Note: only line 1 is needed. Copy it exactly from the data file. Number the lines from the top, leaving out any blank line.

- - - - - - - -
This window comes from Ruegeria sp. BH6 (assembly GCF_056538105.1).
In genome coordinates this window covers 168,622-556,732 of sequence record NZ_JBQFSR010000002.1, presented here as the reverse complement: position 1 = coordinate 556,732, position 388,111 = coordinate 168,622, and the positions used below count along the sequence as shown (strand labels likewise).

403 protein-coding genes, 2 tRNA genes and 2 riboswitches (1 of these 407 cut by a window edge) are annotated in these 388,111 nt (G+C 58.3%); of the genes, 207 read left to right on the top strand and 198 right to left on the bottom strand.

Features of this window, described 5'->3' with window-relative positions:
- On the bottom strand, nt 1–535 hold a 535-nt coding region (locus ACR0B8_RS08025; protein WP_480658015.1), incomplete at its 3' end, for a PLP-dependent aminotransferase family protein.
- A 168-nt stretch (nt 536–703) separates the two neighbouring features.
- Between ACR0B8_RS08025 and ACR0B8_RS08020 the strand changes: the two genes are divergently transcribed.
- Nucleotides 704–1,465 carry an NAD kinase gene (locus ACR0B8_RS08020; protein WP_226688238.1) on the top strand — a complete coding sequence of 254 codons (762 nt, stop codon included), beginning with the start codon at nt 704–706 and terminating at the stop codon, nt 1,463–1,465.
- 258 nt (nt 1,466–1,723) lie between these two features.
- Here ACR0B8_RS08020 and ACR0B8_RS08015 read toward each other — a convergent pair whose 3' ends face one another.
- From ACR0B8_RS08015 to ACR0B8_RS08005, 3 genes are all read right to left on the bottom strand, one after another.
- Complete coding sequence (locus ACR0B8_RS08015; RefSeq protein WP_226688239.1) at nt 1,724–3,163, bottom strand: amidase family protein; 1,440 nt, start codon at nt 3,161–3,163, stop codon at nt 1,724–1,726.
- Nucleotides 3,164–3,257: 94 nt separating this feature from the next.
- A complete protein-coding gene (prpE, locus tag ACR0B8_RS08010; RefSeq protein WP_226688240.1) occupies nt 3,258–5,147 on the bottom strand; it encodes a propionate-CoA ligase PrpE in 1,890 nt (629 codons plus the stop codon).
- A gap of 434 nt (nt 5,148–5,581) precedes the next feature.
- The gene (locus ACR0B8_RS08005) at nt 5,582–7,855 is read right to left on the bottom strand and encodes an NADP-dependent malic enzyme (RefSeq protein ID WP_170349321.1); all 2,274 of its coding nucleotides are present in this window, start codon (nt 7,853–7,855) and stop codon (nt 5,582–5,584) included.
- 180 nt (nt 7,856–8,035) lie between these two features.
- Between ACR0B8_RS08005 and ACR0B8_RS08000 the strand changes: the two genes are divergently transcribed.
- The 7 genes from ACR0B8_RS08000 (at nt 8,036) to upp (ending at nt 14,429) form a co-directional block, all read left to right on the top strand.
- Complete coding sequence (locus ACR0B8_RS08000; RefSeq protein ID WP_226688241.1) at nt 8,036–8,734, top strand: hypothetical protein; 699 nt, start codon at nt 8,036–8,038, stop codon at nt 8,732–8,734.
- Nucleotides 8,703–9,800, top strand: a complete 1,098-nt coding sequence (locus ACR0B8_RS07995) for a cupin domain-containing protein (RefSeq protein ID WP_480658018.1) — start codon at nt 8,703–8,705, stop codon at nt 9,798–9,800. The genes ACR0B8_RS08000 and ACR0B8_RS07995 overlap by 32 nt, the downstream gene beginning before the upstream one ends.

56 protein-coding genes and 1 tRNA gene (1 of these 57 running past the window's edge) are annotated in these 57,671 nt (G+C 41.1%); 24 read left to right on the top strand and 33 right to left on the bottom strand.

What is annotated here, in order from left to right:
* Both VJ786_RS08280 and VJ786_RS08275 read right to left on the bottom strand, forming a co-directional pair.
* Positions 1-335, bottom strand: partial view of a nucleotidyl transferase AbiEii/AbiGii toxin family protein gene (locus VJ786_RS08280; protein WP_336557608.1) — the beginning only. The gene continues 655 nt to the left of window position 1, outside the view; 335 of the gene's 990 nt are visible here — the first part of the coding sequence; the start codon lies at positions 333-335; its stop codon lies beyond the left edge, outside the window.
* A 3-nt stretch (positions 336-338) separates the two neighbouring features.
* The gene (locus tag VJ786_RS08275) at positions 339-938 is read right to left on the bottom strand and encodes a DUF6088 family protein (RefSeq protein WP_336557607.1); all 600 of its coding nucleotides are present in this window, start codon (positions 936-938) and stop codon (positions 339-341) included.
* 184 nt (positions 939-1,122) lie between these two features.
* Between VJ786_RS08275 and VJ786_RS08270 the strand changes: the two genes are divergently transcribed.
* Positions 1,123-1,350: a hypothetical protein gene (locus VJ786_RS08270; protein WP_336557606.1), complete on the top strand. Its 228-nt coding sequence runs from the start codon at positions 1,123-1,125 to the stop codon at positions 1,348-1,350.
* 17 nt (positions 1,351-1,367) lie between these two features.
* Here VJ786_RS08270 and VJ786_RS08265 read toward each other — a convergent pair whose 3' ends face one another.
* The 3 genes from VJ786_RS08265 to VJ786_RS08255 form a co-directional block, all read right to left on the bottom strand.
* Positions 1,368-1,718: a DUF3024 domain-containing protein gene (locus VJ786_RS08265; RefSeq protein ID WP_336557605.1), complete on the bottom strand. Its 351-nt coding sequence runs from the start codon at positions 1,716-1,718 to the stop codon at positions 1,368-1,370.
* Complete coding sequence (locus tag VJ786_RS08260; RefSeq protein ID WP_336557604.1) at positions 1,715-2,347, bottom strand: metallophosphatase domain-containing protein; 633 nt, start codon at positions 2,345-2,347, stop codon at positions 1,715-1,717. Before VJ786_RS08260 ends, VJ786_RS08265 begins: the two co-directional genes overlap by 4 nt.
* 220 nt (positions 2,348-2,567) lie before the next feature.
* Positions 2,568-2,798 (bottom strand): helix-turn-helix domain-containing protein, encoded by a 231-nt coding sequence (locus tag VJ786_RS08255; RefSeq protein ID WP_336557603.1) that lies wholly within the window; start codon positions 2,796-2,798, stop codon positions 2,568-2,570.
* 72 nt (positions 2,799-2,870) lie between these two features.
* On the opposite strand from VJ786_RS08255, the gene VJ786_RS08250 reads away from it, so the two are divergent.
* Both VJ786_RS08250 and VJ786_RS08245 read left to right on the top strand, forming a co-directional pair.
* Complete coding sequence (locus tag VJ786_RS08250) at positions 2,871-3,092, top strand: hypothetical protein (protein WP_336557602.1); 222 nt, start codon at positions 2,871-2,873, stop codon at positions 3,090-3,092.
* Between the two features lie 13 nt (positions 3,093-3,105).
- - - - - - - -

This window comes from Ruegeria sp. BH6 (assembly GCF_056538105.1).